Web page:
Brazil’s “Sul,” or “South” consists of three states—Paraná, Santa Catarina, and Rio Grande do Sul—which stretch south from São Paulo towards Brazil’s frontier with Uruguay and Argentina. This region is not what most international travelers have in mind when they think of Brazil. The climate and vegetation are more Mediterranean than tropical, and the population—descendants of German, Italian, Polish, and Ukrainian immigrants—is distinctly European (which accounts for so many natural blonds).
Life is much more organized and efficient than in other parts of the country, and because it has Brazil’s highest standard of living, you’ll see fewer favelas and a lot less of the have/have not reality that is so visible in much of the rest of the country. The South may lack the more pungent history and exoticism of the rest of Brazil; however, the pretty, patchwork farming communities of its interior and the attractive capitals of Curitiba, Florianópolis, and Porto Alegre provide pleasant distractions. Moreover, the South boasts some spectacular natural getaways unlike anywhere else in Brazil.
The coastline of Paraná entices with its handful of colonial towns, luxuriantly forested mountains, and the idyllic islands of the Bay of Paranaguá. Meanwhile, backed by native Atlantic jungle, the sweeping coastline of Santa Catarina is one of the most captivating in Brazil. The dozens of beaches that rim the picturesque and increasingly hip island city of “Floripa” have made the Catarinense capital a radical sports mecca for practitioners of surfing, paragliding, windsurfing, and sandboarding.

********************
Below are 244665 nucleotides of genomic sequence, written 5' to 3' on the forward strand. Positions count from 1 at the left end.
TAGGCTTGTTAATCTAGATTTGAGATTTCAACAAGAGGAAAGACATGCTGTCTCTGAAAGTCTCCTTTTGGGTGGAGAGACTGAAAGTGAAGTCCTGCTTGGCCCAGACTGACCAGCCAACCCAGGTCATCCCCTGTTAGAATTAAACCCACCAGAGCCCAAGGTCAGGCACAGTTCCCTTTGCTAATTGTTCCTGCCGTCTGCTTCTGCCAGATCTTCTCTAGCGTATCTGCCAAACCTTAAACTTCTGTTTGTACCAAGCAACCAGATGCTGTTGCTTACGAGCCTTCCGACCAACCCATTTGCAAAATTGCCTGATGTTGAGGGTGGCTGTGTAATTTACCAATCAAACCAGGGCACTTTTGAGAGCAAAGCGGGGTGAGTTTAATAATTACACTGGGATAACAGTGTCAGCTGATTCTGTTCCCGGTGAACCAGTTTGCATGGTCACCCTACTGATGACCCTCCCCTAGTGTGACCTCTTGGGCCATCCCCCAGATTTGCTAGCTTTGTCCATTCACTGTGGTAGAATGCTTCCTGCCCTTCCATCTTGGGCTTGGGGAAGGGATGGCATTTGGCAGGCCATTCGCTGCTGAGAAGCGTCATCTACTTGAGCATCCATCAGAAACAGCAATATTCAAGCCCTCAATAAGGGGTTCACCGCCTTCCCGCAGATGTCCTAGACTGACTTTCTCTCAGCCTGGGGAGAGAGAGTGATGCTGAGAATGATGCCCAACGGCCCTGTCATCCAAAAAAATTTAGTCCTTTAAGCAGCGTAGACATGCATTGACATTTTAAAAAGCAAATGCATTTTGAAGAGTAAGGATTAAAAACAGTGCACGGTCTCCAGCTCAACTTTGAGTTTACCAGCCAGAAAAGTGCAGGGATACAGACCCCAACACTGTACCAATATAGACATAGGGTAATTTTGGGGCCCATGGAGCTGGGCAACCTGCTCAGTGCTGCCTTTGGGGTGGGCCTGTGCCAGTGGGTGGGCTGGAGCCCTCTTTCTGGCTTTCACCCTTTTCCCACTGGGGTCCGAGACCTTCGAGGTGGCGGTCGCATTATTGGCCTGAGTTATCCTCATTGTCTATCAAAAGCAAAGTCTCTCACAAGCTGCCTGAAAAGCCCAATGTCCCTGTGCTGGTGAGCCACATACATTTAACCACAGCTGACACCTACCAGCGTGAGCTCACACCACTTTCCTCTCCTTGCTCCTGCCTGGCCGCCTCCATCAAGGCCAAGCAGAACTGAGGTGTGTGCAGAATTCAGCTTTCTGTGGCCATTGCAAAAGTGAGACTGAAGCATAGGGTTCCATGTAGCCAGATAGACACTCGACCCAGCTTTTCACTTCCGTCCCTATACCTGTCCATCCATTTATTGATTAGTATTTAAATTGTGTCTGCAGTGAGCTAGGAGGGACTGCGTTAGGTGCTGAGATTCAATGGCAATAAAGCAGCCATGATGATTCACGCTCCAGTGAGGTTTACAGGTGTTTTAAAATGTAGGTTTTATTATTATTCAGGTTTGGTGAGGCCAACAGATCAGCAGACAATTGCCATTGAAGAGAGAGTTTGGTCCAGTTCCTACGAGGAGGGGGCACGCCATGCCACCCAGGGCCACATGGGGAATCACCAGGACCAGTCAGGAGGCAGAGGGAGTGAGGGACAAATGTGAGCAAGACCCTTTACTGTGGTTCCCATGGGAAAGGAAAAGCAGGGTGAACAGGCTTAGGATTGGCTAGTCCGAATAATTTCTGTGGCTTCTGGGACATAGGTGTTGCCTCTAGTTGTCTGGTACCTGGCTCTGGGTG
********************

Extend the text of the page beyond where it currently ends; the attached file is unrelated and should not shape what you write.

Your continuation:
As for Rio Grande do Sul, while its coastal pleasures are scant, it more than compensates with the varied attractions of its interior. Its varying landscapes run the gamut from the magnificently rugged Aparados da Serra National Park—a hiker’s haven—to the alpine charms of Gramado and Canela, which, in winter, are reminiscent of quaint Swiss villages. Land of the proud Gaúcho, Rio Grande do Sul is also known for its unique cowboy culture. Barbecued beef—the famous churrasco—is in abundance and will send carnivores’ salivary glands into overdrive. And the local wines are getting as good as some of those made in neighboring Argentina and Chile.
Of course, the number one reason that most tourists visit the South is to glimpse the world’s largest and most impressive waterfalls: Iguaçu Falls. Words don’t do justice to this natural extravaganza. Iguaçu is not just one big cascade, but a series of 275 falls that rush over a 3-km-wide (2-mile-wide) precipice. In comparison, Niagara Falls is but a piddling stream.
© Michael Sommers from Moon Brazil, 2nd Edition